The ocean is an enormous source of energy. It is estimated that 0.1% of the energy in ocean waves could be capable of supplying the entire world's energy requirements five times over. Currently, a number of technologies aimed at harnessing this potential have been investigated and are at different stages of development including tidal and marine energy, wave energy, difference of temperature and salinity energy. A description of these technologies can be found at the website of European Ocean Energy Association (EU-OEA).
Conversion of tidal energy into electricity has been widely investigated and can be compared to the technology used in hydroelectric power plants. In fact, electricity is generated by water flowing into and out of gates and turbines installed along a dam or barrage built across a tidal bay or estuary. More recently, technologies for exploiting wave and currents energy have been developed and tested on small-scale and, for a limited number of cases, on a large scale.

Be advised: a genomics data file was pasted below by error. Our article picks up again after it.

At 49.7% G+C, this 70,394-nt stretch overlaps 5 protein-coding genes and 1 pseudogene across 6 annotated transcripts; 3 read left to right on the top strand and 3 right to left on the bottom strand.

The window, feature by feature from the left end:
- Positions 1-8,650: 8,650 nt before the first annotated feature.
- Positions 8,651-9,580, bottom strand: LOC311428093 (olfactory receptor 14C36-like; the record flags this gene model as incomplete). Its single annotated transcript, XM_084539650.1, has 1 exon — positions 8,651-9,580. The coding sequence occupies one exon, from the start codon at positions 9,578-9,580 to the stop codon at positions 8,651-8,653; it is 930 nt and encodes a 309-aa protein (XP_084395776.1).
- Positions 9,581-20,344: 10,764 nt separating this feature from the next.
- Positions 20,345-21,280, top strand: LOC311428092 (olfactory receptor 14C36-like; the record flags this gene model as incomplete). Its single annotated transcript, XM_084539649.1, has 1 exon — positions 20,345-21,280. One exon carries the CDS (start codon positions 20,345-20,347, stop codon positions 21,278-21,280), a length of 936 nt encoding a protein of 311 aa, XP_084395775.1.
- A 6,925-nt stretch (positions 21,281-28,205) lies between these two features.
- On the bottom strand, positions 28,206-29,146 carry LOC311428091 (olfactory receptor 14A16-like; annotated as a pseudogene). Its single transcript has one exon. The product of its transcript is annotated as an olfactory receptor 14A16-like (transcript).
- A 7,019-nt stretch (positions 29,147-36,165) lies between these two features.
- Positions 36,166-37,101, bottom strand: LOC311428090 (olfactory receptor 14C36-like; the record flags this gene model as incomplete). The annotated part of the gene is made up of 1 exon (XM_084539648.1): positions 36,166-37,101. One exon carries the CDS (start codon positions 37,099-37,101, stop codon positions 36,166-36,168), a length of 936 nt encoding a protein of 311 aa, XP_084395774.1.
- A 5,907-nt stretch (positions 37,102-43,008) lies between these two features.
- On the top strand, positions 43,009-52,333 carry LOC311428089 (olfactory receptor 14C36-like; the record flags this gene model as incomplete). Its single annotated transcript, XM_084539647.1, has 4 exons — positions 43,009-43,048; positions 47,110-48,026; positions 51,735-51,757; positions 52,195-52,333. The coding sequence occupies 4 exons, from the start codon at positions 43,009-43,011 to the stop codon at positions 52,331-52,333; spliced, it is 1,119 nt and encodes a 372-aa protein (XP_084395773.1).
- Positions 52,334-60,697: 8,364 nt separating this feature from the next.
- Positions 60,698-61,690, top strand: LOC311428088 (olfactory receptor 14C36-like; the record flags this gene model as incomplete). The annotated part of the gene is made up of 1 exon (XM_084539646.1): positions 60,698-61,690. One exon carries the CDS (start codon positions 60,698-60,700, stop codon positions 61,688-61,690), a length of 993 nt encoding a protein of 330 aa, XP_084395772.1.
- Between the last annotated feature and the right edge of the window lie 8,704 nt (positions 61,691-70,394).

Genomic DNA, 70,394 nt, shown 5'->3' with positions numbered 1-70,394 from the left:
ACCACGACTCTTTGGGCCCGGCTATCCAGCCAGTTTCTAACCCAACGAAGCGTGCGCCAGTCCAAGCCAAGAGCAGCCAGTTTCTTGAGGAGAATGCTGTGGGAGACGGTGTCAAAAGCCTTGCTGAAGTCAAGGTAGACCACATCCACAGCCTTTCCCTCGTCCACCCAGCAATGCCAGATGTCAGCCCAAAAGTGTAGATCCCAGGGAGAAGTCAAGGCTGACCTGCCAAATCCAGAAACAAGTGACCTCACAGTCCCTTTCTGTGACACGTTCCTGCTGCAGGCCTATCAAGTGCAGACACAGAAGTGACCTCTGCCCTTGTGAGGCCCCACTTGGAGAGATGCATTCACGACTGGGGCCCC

On the other hand, technologies related with the difference of temperature and of salinity are at an early stage of development. With Ocean Thermal Energy Conversion (OTEC), the difference of temperature between cold, deep seawaters and warm, shallow waters creates a thermodynamic cycle, which can be used for producing electricity. In the case of salinity gradients, the difference in salinity between seawater and fresh water creates a pressure difference which can be exploited to extract energy.
Due to the urgent demand for clean renewable energy and given the enormous potential of this source, the European Commission has supported ocean energy research and development for many years through funding research projects and promoting cooperation between stakeholders.
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